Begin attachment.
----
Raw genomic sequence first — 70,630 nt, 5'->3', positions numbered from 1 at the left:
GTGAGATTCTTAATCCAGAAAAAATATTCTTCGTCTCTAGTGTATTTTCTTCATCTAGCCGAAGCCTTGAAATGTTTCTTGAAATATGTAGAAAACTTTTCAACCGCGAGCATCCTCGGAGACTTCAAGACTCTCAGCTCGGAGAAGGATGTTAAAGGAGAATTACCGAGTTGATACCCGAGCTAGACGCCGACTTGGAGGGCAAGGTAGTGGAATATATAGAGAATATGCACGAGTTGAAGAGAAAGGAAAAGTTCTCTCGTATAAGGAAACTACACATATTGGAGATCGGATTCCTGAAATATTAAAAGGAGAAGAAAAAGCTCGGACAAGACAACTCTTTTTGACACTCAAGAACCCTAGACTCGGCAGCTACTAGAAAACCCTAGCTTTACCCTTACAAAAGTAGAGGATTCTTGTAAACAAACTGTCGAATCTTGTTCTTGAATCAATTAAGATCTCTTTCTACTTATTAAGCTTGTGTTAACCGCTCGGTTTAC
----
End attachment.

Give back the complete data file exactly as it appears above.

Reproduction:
Raw genomic sequence first — 70,630 nt, 5'->3', positions numbered from 1 at the left:
GTGAGATTCTTAATCCAGAAAAAATATTCTTCGTCTCTAGTGTATTTTCTTCATCTAGCCGAAGCCTTGAAATGTTTCTTGAAATATGTAGAAAACTTTTCAACCGCGAGCATCCTCGGAGACTTCAAGACTCTCAGCTCGGAGAAGGATGTTAAAGGAGAATTACCGAGTTGATACCCGAGCTAGACGCCGACTTGGAGGGCAAGGTAGTGGAATATATAGAGAATATGCACGAGTTGAAGAGAAAGGAAAAGTTCTCTCGTATAAGGAAACTACACATATTGGAGATCGGATTCCTGAAATATTAAAAGGAGAAGAAAAAGCTCGGACAAGACAACTCTTTTTGACACTCAAGAACCCTAGACTCGGCAGCTACTAGAAAACCCTAGCTTTACCCTTACAAAAGTAGAGGATTCTTGTAAACAAACTGTCGAATCTTGTTCTTGAATCAATTAAGATCTCTTTCTACTTATTAAGCTTGTGTTAACCGCTCGGTTTAC